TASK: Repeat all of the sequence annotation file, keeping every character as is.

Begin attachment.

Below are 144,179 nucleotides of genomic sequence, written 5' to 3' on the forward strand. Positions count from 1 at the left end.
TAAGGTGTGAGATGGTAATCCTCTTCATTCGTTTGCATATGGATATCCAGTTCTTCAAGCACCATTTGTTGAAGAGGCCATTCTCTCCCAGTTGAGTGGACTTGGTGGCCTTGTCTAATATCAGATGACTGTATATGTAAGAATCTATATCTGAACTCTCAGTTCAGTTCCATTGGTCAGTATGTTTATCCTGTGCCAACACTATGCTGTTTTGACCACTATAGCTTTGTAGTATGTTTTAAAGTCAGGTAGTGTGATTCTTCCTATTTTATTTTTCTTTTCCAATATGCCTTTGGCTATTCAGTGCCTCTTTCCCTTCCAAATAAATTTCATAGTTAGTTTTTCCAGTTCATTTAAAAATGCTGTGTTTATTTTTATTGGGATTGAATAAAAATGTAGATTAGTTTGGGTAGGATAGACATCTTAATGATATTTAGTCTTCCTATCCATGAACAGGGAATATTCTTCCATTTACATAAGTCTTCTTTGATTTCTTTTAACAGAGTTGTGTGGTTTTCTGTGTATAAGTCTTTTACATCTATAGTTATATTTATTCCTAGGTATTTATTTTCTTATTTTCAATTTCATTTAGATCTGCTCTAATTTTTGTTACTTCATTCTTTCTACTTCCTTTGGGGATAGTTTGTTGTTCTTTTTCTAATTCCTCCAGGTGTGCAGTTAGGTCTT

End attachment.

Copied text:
Below are 144,179 nucleotides of genomic sequence, written 5' to 3' on the forward strand. Positions count from 1 at the left end.
TAAGGTGTGAGATGGTAATCCTCTTCATTCGTTTGCATATGGATATCCAGTTCTTCAAGCACCATTTGTTGAAGAGGCCATTCTCTCCCAGTTGAGTGGACTTGGTGGCCTTGTCTAATATCAGATGACTGTATATGTAAGAATCTATATCTGAACTCTCAGTTCAGTTCCATTGGTCAGTATGTTTATCCTGTGCCAACACTATGCTGTTTTGACCACTATAGCTTTGTAGTATGTTTTAAAGTCAGGTAGTGTGATTCTTCCTATTTTATTTTTCTTTTCCAATATGCCTTTGGCTATTCAGTGCCTCTTTCCCTTCCAAATAAATTTCATAGTTAGTTTTTCCAGTTCATTTAAAAATGCTGTGTTTATTTTTATTGGGATTGAATAAAAATGTAGATTAGTTTGGGTAGGATAGACATCTTAATGATATTTAGTCTTCCTATCCATGAACAGGGAATATTCTTCCATTTACATAAGTCTTCTTTGATTTCTTTTAACAGAGTTGTGTGGTTTTCTGTGTATAAGTCTTTTACATCTATAGTTATATTTATTCCTAGGTATTTATTTTCTTATTTTCAATTTCATTTAGATCTGCTCTAATTTTTGTTACTTCATTCTTTCTACTTCCTTTGGGGATAGTTTGTTGTTCTTTTTCTAATTCCTCCAGGTGTGCAGTTAGGTCTT